Convert StorageFile to a BitmapImage in Universal Windows Apps

We have already seen how to convert a WritableBitmap to a StorageFile in Universal Windows apps.

A StorageFile can be converted to a BitmapImage using the following function.

public class ImageUtils
    public static async Task<BitmapImage> StorageFileToBitmapImage(StorageFile savedStorageFile)
        using (IRandomAccessStream fileStream = await savedStorageFile.OpenAsync(Windows.Storage.FileAccessMode.Read))
            BitmapImage bitmapImage = new BitmapImage();
            bitmapImage.DecodePixelHeight = 100;
            bitmapImage.DecodePixelWidth = 100;
            await bitmapImage.SetSourceAsync(fileStream);
            return bitmapImage;

To use the function call it as follows.

BitmapImage imageSource= await ImageUtils.StorageFileToBitmapImage(savedStorageFile);

convert a WritableBitmap to a StorageFile in Universal Windows apps

Converting WritableBitmap to StorageFile in Universal Windows Apps

WriteableBitmap is quite useful when an app requires image processing. It provides a BitmapSource, that can be written and manipulated. Ultimately that bitmap source is supplied to an image control of a Windows Store app. We are going to save the WritableBitmap to a StorageFile in our app.

For image encoding WinRT offers the BitmapEncoder class. For image encoding we need to select a BitmapEncoderGuid that is basically a formatted of image, such as JPEG, PNG, TIFF, and so on. It’s actually a unique identifier for each bitmap encoder.

We will first export WriteableBitmap’s pixel buffer into a byte array. Then we will initialize the bitmap encoder with a GUID and destination file stream. Finally we will set the pixel data to a bitmap encoder. Bitmap encoder’s SetPixelData(...) gets various parameters to write the pixels in various ways. Check out the method metadata given below. At last we will have the file ready.

public class ImageUtils
    public static async Task<StorageFile> WriteableBitmapToStorageFile(WriteableBitmap WB, FileFormat fileFormat)
        string FileName = "MyFile.";
        Guid BitmapEncoderGuid = BitmapEncoder.JpegEncoderId;
        switch (fileFormat)
            case FileFormat.Jpeg:
                FileName += "jpeg";
                BitmapEncoderGuid = BitmapEncoder.JpegEncoderId;
            case FileFormat.Png:
                FileName += "png";
                BitmapEncoderGuid = BitmapEncoder.PngEncoderId;
            case FileFormat.Bmp:
                FileName += "bmp";
                BitmapEncoderGuid = BitmapEncoder.BmpEncoderId;
            case FileFormat.Tiff:
                FileName += "tiff";
                BitmapEncoderGuid = BitmapEncoder.TiffEncoderId;
            case FileFormat.Gif:
                FileName += "gif";
                BitmapEncoderGuid = BitmapEncoder.GifEncoderId;
        var file = await Windows.Storage.ApplicationData.Current.TemporaryFolder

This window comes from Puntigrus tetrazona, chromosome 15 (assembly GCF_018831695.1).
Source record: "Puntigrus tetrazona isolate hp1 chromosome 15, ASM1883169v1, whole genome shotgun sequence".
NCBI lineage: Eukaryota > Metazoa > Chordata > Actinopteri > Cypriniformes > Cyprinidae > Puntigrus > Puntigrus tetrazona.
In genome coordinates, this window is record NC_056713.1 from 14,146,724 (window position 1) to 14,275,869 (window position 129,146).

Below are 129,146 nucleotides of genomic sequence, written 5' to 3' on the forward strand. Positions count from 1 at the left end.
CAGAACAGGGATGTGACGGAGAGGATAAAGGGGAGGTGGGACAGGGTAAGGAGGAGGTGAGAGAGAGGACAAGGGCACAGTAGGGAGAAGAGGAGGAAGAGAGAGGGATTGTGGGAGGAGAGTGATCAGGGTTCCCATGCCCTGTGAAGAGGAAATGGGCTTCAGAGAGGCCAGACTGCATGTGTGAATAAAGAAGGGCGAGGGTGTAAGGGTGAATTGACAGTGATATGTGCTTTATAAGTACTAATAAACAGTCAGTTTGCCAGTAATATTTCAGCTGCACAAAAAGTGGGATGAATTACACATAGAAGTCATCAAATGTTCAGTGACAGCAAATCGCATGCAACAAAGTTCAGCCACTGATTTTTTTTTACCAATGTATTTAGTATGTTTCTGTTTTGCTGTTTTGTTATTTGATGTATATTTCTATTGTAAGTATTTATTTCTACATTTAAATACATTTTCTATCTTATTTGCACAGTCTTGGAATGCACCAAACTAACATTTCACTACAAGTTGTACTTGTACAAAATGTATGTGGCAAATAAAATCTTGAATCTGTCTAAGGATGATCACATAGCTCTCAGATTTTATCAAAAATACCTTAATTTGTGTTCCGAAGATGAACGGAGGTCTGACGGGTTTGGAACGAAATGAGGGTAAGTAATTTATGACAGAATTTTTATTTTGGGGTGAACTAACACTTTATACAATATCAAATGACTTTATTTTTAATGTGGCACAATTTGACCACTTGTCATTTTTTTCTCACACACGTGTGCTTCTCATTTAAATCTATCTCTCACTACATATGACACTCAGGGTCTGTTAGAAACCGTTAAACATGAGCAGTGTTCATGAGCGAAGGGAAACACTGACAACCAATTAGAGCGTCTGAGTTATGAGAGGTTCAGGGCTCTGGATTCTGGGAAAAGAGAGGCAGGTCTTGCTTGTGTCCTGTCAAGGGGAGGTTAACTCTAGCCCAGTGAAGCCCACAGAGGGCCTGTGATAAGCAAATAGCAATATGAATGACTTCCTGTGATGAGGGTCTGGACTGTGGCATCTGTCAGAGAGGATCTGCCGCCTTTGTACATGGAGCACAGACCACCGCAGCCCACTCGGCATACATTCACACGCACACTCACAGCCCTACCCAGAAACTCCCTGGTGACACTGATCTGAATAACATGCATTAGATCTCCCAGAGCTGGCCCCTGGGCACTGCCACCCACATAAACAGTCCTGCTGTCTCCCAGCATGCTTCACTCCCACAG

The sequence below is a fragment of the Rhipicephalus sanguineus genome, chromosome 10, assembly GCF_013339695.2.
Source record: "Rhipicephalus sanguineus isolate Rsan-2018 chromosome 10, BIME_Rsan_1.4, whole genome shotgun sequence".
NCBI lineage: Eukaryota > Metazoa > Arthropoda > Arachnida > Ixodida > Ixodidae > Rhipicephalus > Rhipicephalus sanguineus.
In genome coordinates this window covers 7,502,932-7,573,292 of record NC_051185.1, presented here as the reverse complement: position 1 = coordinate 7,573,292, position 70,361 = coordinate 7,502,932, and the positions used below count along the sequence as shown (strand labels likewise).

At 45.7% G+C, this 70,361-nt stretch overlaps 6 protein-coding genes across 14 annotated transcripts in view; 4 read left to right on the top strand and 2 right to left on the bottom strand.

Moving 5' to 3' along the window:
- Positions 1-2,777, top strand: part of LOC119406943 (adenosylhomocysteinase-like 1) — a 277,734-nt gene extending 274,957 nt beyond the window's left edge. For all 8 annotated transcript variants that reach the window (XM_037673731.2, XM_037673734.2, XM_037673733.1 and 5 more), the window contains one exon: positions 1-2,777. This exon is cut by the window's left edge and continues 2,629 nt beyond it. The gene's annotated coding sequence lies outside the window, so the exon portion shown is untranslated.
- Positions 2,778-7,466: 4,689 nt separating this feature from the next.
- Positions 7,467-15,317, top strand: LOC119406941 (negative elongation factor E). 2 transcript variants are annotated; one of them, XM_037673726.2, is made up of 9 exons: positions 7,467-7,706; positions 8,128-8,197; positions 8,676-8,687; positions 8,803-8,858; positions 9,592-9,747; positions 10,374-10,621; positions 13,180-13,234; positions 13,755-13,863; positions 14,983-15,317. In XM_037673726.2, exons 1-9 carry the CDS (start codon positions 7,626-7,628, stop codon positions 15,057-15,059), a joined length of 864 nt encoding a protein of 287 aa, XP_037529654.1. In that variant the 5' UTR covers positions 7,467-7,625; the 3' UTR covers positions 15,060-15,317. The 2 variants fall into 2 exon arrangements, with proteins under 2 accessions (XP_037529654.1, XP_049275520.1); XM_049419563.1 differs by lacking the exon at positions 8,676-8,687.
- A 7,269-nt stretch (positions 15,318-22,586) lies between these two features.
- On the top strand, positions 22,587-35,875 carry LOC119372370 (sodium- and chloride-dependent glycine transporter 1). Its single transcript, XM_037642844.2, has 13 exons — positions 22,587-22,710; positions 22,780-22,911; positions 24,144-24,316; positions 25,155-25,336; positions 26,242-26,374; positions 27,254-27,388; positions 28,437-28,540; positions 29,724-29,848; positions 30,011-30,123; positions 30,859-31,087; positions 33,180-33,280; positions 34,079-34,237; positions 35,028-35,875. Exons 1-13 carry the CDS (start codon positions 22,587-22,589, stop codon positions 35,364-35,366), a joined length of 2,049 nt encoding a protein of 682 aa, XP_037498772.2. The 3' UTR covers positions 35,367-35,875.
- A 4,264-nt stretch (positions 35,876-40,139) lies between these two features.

.CreateFileAsync(FileName, CreationCollisionOption.GenerateUniqueName);
        using (IRandomAccessStream stream = await file.OpenAsync(FileAccessMode.ReadWrite))
            BitmapEncoder encoder = await BitmapEncoder.CreateAsync(BitmapEncoderGuid, stream);
            Stream pixelStream = WB.PixelBuffer.AsStream();
            byte[] pixels = new byte[pixelStream.Length];
            await pixelStream.ReadAsync(pixels, 0, pixels.Length);
            encoder.SetPixelData(BitmapPixelFormat.Bgra8, BitmapAlphaMode.Ignore,
            await encoder.FlushAsync();
        return file;
    public enum FileFormat

Don’t forget to add the namespace System.Runtime.InteropServices.WindowsRuntime.

To use the converter call it as follows.

StorageFile savedStorageFile= await ImageUtils.WriteableBitmapToStorageFile(ImageCropper.CroppedImage, ImageUtils.FileFormat.Png);

How to Execute a Command in C# ?

This article will help you to execute a command in C#, just like we execute a command using the Windows command prompt

The code given below creates a process i.e. a command process and then invokes the command that we want to execute. The result of the command is stored in a string variable, which can then be used for further reference. The command execution can happen in two ways, synchronously and asynchronously. In the asynchronous command execution, we just invoke the command execution using a thread that runs independently.

Below is the code to execute the command synchronously:

/// <span class="code-SummaryComment"><summary></span>
/// Executes a shell command synchronously.
/// <span class="code-SummaryComment"></summary></span>
/// <span class="code-SummaryComment"><param name="command">string command</param></span>
/// <span class="code-SummaryComment"><returns>string, as output of the command.</returns></span>
public void ExecuteCommandSync(object command)
         // create the ProcessStartInfo using "cmd" as the program to be run,
         // and "/c " as the parameters.
         // Incidentally, /c tells cmd that we want it to execute the command that follows,
         // and then exit.
    System.Diagnostics.ProcessStartInfo procStartInfo =